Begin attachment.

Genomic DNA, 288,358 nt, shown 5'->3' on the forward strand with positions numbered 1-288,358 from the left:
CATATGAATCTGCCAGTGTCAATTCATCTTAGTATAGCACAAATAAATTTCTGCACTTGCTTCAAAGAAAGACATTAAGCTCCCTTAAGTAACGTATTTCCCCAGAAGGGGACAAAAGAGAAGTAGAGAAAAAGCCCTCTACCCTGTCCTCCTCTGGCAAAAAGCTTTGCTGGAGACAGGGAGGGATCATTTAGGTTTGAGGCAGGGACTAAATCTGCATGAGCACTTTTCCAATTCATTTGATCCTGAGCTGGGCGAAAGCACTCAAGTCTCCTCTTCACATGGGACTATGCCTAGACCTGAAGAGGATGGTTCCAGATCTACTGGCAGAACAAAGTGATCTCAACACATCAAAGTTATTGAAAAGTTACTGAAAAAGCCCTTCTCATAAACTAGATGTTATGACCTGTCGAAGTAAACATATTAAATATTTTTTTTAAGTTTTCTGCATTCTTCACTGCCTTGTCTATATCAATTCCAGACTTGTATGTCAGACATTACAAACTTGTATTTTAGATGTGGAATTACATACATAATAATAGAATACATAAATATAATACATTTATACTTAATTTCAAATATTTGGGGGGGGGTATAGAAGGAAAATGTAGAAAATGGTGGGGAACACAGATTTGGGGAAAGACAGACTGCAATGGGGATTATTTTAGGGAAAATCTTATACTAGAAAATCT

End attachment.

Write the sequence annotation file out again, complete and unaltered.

Genomic DNA, 288,358 nt, shown 5'->3' on the forward strand with positions numbered 1-288,358 from the left:
CATATGAATCTGCCAGTGTCAATTCATCTTAGTATAGCACAAATAAATTTCTGCACTTGCTTCAAAGAAAGACATTAAGCTCCCTTAAGTAACGTATTTCCCCAGAAGGGGACAAAAGAGAAGTAGAGAAAAAGCCCTCTACCCTGTCCTCCTCTGGCAAAAAGCTTTGCTGGAGACAGGGAGGGATCATTTAGGTTTGAGGCAGGGACTAAATCTGCATGAGCACTTTTCCAATTCATTTGATCCTGAGCTGGGCGAAAGCACTCAAGTCTCCTCTTCACATGGGACTATGCCTAGACCTGAAGAGGATGGTTCCAGATCTACTGGCAGAACAAAGTGATCTCAACACATCAAAGTTATTGAAAAGTTACTGAAAAAGCCCTTCTCATAAACTAGATGTTATGACCTGTCGAAGTAAACATATTAAATATTTTTTTTAAGTTTTCTGCATTCTTCACTGCCTTGTCTATATCAATTCCAGACTTGTATGTCAGACATTACAAACTTGTATTTTAGATGTGGAATTACATACATAATAATAGAATACATAAATATAATACATTTATACTTAATTTCAAATATTTGGGGGGGGGTATAGAAGGAAAATGTAGAAAATGGTGGGGAACACAGATTTGGGGAAAGACAGACTGCAATGGGGATTATTTTAGGGAAAATCTTATACTAGAAAATCT